He's the man behind the kit on Bourbon Blue and Last Chance Lounge.
John Carpender took time recently to share a few thoughts
about playing with Michael McDermott and what's he's up to these days
Tell us a bit about your background - where you grew up, where you are today
I grew up in New Jersey until the age if 13 and then moved to the Chicago suburbs just before starting Jr High School. It almost killed me. I didn't know anyone and had no friends so I got a drum set. I now live with my wife and 2 kids in the North Suburbs.
When did you begin playing the drums and what was the inspiration to play the drums?
I took my first drum lesson 40 years ago when I was 8 years old at Victor's House Of Music in Ridgewood New Jersey. I had seen Keith Moon blow up his drums on the Smothers Brothers show. I think that was pretty motivating for a kid who wanted to hit things...before blowing them up.
Can you share a bit about you played with when you first began performing?
I played with some bands in High School in Lake Forest IL. I played in two very weird bands in college in Wisconsin- a fusion jazz group and a punk rock band. I loved them both. But the punk band got more gigs...and taught me more
Who were your influences when you started out and are they the same today?
I love a lot of drummers but I think I'm more influenced by songwriters and composers. I went through an AM radio phase, a Led Zeppelin/Deep Purple phase, a British art rock phase, and then a really really long Frank Zappa phase that never really ended, and a sort of punk rock phase. These days I feel as inspired musically by singers like Gillian Welch, who's music has no drumming, as I do by drummers. I am continuously stunned by the talent of Paul McCartney and Nick Lowe.
How did you meet Michael and how long did you play with him? Any plans to join him again?
He called me out of the blue in 1993 and asked me to play with him. I had just finished a stint with a pretty popular Chicago hard rock band called Phantom Helmsmen. I think he saw me with them once. I only knew one of his songs: A Wall I Must Climb, because it had been on the radio in Chicago a lot.. When I met Michael I told him that I hadn't exactly been sitting around listening to his music, and to his credit, I think he felt that that was OK. I think he wanted someone who would bring something new to his sound. I played in the band recording and touring for 9 years - until 2002. I learned a lot. I think It was pretty new for me to play music in which the song lyrics are paramount- that's what the audience was there to hear, not a guitar solo or a lot of bluster from the drummer. I also got the chance to tour from LA to New York, do the Conan O'Brien Show in 1997 and play at Ravinia. I met some....interesting people... It was almost all fun. Michael still has my number. I ain't hidin'....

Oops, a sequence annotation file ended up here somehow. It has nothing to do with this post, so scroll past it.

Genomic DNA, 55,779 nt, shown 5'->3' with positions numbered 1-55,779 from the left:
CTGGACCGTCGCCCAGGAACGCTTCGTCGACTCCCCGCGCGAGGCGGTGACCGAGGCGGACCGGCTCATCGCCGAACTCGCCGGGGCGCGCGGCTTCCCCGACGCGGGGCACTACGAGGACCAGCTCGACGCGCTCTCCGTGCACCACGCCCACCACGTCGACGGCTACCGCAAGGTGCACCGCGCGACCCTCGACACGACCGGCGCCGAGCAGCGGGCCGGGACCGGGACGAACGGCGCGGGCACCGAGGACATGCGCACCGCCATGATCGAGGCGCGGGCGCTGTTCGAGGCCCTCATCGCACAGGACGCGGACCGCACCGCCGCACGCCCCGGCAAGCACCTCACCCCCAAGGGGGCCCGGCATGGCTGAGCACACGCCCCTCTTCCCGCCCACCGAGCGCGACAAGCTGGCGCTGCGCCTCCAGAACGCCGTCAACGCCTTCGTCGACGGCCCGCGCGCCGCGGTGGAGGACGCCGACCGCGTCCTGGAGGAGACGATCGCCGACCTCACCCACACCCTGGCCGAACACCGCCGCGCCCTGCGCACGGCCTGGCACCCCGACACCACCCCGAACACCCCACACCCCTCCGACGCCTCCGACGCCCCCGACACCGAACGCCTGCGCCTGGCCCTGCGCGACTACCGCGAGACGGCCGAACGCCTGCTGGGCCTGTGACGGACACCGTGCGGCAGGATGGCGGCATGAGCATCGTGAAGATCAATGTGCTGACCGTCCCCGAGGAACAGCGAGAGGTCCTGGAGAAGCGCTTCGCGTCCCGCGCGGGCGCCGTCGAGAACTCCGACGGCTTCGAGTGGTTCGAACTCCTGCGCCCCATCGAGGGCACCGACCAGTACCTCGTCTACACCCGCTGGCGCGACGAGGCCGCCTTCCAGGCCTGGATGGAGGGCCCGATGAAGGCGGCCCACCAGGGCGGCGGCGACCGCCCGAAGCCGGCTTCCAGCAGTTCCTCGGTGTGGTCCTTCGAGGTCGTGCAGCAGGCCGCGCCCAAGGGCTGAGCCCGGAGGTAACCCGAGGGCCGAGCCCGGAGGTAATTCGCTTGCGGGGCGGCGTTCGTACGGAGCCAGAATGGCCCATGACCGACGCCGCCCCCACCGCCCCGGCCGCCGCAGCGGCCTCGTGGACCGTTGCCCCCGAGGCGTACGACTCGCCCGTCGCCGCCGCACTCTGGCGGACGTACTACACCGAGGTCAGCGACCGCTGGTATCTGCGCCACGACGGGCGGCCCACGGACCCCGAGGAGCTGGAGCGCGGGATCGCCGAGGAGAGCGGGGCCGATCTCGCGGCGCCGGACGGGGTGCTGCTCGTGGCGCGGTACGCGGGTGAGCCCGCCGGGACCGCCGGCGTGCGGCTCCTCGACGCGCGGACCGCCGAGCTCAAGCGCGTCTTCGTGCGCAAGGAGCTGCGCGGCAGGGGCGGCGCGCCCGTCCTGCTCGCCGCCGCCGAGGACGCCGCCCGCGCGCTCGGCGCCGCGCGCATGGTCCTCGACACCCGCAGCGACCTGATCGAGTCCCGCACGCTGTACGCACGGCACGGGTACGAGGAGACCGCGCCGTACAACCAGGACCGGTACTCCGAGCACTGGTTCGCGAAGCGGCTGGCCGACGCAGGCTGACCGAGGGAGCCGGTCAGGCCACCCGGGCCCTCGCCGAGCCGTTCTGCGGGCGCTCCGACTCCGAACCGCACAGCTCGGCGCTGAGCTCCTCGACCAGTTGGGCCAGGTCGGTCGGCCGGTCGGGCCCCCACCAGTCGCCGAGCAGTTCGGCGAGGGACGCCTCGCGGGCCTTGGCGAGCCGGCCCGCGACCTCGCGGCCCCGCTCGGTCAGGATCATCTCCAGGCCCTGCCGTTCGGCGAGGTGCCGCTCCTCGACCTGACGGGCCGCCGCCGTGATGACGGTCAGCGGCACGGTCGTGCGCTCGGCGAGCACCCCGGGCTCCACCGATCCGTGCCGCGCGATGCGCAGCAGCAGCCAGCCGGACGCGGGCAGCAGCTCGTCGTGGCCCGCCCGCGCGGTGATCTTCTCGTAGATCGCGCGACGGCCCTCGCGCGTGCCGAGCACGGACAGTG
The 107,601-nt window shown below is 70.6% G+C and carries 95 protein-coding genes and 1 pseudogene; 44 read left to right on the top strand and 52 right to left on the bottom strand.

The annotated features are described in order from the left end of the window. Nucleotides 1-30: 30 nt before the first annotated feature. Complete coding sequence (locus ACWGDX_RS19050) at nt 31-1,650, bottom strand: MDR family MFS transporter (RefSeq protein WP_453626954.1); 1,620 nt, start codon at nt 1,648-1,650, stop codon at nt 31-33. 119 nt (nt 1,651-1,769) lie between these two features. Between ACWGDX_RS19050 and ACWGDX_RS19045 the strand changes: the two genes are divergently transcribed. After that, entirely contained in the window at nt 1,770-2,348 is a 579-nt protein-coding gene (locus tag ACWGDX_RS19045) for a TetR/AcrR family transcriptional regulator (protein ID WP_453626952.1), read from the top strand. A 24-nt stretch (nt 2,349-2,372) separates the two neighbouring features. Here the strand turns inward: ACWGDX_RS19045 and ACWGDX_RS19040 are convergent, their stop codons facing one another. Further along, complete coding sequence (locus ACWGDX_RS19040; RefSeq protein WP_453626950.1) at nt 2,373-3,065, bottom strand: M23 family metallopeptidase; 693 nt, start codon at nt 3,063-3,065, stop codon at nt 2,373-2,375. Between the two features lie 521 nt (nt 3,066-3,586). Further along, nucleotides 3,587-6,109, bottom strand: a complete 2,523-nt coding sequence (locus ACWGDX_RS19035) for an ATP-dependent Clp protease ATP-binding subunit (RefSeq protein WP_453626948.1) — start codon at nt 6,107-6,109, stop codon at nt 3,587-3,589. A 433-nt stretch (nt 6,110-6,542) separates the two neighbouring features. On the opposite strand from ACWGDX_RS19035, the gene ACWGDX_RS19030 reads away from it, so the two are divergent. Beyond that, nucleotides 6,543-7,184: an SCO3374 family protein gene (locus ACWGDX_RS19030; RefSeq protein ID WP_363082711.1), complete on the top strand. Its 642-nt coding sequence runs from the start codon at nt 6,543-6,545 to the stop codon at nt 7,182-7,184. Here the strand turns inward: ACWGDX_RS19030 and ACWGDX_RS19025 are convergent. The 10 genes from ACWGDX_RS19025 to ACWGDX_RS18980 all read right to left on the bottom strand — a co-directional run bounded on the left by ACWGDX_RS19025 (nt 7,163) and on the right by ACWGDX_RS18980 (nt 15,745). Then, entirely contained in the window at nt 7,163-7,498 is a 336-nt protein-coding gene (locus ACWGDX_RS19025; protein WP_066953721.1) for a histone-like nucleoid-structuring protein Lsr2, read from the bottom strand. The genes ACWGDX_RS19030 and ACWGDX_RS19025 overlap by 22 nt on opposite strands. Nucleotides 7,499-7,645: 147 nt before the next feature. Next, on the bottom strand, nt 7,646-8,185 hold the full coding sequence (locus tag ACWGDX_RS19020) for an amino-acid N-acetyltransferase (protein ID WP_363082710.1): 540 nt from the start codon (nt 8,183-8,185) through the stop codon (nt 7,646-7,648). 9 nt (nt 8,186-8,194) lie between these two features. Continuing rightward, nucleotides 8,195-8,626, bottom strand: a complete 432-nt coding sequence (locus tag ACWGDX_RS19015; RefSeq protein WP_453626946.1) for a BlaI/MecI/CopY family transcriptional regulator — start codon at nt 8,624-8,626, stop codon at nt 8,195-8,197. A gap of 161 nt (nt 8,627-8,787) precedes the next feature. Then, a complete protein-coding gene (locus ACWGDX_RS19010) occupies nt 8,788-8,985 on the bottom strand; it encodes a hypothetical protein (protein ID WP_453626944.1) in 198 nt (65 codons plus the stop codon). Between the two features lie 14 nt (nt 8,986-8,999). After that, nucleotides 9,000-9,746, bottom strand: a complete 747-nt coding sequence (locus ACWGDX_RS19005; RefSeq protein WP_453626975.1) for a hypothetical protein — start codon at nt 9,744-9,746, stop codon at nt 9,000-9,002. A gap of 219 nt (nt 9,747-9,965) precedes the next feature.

Favorite McDermott song to play?
Hard to say....Forgotten was always fun to play. I came up with the way that song ends live. We used to do a pretty rave-up song called Burning At The Stake that was really cool. I also liked playing hand percussion on songs like Rhythm Of The River. I have to say, and it may surprise you, that Michael was always willing to make changes to new songs for the purpose of playing them live. He almost never brought in a song that was written in stone. I'm pretty sure that more than once he cut an entire verse from a song. I never felt like it would be stepping on his toes to suggest changes to songs to make them work better live.
Tell us a good Michael story if you have one
Well, as you can imagine, in 9 years I played a heck of a lot of shows. I seem to remember a really great show at the Mercury Lounge in New York...I never felt I played well at Metro in Chicago, though those were some of the biggest shows we did....playing on the Conan show was a riot. I think our strongest performances in Chicago were always the Schuba's shows- the audience was always able to give us so much energy there. I also remember playing at a really crappy Chicago sports bar one time and standing in the basement with Michael writing the set list...I think we both felt like it was a stupid gig...and we were probably both tired and hung over...I was trying to help him remember what songs we might play...he wrote maybe two song titles and then wrote Wall...and as he wrote it down he just said...."Wall....Wall...Wall...Wall...." like he was sooo tired of doing it, or even saying it. We went on stage that night and when we got to Wall I Must Climb he skipped it, I'm not sure exactly why, but we ended up never playing it. That was the only McDermott gig I did in the 9 years I was in the band where we didn't play that song, which was fine with me. I'm not sure how he still manages to give that song any life these days. He's got plenty of better songs.